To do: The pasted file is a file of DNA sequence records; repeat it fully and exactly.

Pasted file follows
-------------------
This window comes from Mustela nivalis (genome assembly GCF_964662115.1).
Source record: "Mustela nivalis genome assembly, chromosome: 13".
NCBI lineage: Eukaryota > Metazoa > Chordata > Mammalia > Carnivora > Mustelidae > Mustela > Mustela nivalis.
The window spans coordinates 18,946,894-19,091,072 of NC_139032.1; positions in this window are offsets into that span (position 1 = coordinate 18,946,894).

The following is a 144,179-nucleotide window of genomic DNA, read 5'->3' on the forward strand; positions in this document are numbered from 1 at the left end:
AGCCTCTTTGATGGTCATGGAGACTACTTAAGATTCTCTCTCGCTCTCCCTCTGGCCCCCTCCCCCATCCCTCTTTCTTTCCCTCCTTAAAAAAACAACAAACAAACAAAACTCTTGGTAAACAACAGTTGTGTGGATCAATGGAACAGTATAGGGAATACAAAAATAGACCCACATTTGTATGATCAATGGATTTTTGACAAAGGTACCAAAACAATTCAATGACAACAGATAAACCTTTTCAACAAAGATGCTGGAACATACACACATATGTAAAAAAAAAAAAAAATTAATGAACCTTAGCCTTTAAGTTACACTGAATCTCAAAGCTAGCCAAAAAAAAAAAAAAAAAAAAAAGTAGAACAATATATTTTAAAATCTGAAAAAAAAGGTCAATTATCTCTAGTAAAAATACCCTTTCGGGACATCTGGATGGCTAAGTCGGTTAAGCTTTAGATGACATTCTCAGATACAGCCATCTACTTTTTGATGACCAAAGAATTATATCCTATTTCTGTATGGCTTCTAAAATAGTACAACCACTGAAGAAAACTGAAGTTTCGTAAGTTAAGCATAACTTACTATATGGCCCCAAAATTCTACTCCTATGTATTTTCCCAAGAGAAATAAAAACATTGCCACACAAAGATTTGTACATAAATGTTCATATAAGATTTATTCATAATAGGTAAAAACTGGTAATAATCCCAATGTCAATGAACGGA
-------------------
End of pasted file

This window comes from Mustela nivalis (genome assembly GCF_964662115.1).
Source record: "Mustela nivalis genome assembly, chromosome: 13".
NCBI lineage: Eukaryota > Metazoa > Chordata > Mammalia > Carnivora > Mustelidae > Mustela > Mustela nivalis.
The window spans coordinates 18,946,894-19,091,072 of NC_139032.1; positions in this window are offsets into that span (position 1 = coordinate 18,946,894).

The following is a 144,179-nucleotide window of genomic DNA, read 5'->3' on the forward strand; positions in this document are numbered from 1 at the left end:
AGCCTCTTTGATGGTCATGGAGACTACTTAAGATTCTCTCTCGCTCTCCCTCTGGCCCCCTCCCCCATCCCTCTTTCTTTCCCTCCTTAAAAAAACAACAAACAAACAAAACTCTTGGTAAACAACAGTTGTGTGGATCAATGGAACAGTATAGGGAATACAAAAATAGACCCACATTTGTATGATCAATGGATTTTTGACAAAGGTACCAAAACAATTCAATGACAACAGATAAACCTTTTCAACAAAGATGCTGGAACATACACACATATGTAAAAAAAAAAAAAAATTAATGAACCTTAGCCTTTAAGTTACACTGAATCTCAAAGCTAGCCAAAAAAAAAAAAAAAAAAAAAAGTAGAACAATATATTTTAAAATCTGAAAAAAAAGGTCAATTATCTCTAGTAAAAATACCCTTTCGGGACATCTGGATGGCTAAGTCGGTTAAGCTTTAGATGACATTCTCAGATACAGCCATCTACTTTTTGATGACCAAAGAATTATATCCTATTTCTGTATGGCTTCTAAAATAGTACAACCACTGAAGAAAACTGAAGTTTCGTAAGTTAAGCATAACTTACTATATGGCCCCAAAATTCTACTCCTATGTATTTTCCCAAGAGAAATAAAAACATTGCCACACAAAGATTTGTACATAAATGTTCATATAAGATTTATTCATAATAGGTAAAAACTGGTAATAATCCCAATGTCAATGAACGGA